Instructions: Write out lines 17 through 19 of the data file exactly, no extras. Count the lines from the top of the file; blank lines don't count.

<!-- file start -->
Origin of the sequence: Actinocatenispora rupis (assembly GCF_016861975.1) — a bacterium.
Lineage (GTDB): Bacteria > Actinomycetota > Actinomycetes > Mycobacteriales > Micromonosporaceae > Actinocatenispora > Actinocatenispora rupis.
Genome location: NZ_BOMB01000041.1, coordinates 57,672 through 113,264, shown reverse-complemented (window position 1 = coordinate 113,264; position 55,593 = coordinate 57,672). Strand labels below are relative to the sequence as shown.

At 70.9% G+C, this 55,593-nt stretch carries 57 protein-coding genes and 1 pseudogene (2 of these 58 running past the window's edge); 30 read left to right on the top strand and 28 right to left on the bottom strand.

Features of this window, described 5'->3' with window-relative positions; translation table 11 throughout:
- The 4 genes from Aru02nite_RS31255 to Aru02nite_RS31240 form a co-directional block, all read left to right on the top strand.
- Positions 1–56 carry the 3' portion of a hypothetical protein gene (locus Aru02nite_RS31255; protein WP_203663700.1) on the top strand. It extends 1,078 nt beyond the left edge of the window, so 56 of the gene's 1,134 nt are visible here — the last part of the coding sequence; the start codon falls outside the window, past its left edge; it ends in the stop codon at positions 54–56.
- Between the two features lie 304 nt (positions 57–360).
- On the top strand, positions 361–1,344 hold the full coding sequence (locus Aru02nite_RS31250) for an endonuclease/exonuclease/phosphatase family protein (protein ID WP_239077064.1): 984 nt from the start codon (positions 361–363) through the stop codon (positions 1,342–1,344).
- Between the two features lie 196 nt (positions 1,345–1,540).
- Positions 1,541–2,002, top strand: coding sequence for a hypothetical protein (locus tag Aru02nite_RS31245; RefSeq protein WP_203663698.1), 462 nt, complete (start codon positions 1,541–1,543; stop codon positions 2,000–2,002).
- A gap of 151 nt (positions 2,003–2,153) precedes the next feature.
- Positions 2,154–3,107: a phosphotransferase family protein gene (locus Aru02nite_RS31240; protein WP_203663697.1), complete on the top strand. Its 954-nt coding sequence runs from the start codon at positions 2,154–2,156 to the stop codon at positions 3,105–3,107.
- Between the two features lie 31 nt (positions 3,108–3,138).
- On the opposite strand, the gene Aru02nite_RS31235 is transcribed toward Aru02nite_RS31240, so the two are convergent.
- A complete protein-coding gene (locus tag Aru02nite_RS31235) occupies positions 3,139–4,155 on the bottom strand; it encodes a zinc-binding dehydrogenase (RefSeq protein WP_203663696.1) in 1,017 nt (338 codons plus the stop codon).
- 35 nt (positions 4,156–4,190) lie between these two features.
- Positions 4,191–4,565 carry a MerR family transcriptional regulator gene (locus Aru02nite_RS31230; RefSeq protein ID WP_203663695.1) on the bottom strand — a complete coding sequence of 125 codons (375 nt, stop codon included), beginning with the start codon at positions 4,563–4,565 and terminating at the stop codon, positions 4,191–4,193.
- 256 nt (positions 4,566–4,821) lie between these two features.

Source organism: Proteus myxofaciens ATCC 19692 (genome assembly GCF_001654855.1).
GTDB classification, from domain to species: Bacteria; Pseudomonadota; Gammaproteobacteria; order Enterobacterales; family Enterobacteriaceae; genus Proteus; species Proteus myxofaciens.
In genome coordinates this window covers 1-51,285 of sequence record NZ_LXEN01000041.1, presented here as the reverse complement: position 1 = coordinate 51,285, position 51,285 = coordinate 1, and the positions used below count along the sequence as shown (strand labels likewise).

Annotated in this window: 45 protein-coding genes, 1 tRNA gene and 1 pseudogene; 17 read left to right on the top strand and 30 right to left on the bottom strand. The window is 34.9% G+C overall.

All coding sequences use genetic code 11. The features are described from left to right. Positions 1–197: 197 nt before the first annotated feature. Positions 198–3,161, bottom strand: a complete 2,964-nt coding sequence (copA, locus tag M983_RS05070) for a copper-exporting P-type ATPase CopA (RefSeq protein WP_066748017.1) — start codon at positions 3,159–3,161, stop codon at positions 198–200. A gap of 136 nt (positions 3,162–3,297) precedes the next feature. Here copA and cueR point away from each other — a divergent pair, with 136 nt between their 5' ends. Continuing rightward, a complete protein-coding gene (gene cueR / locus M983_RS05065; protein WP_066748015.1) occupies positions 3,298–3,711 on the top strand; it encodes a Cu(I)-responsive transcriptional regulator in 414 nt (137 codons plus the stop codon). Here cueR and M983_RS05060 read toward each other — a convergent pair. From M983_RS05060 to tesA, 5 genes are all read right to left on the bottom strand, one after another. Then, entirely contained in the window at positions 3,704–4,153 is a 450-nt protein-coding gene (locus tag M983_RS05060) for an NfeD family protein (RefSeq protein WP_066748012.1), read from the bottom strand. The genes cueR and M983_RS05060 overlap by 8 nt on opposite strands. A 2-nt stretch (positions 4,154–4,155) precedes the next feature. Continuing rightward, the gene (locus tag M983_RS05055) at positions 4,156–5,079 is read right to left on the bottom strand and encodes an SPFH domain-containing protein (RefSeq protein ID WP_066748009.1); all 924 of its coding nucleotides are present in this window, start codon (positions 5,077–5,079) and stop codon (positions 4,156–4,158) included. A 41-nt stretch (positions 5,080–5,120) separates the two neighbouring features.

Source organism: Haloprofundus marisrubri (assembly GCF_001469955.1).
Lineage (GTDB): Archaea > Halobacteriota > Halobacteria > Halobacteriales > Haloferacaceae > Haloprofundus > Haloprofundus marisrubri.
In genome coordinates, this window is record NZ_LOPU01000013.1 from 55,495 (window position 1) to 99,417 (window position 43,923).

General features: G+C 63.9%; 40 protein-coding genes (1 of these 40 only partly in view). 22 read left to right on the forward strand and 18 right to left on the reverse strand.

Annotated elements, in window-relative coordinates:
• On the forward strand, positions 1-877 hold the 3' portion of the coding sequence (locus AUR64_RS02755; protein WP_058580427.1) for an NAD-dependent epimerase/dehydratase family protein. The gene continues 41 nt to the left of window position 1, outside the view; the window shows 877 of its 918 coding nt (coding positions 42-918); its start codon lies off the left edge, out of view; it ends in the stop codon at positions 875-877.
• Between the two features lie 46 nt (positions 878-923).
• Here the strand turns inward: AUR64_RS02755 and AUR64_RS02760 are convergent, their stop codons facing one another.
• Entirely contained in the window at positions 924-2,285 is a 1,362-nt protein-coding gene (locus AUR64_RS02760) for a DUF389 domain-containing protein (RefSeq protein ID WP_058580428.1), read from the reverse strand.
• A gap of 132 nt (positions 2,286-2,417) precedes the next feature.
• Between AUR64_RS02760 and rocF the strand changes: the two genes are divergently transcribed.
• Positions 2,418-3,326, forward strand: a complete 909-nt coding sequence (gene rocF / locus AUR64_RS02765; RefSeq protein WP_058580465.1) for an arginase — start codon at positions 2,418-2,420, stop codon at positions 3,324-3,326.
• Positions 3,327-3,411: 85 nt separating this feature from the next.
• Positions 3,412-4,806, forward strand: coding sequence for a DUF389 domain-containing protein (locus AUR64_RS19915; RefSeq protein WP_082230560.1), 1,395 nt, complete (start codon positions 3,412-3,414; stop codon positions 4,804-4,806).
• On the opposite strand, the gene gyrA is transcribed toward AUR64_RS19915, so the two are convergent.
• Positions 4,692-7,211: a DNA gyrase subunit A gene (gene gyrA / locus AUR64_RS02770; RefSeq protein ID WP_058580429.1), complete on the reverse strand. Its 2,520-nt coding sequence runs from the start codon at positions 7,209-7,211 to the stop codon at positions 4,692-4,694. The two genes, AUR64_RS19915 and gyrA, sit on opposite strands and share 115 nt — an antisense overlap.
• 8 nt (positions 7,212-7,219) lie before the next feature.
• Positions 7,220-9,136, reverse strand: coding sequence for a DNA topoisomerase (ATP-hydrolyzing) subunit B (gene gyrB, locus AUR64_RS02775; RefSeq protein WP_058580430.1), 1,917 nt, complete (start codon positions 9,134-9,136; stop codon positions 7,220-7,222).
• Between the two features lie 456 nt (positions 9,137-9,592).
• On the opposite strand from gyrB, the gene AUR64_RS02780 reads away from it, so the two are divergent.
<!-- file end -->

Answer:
- 35 nt (positions 4,156–4,190) lie between these two features.
- Positions 4,191–4,565 carry a MerR family transcriptional regulator gene (locus Aru02nite_RS31230; RefSeq protein ID WP_203663695.1) on the bottom strand — a complete coding sequence of 125 codons (375 nt, stop codon included), beginning with the start codon at positions 4,563–4,565 and terminating at the stop codon, positions 4,191–4,193.
- 256 nt (positions 4,566–4,821) lie between these two features.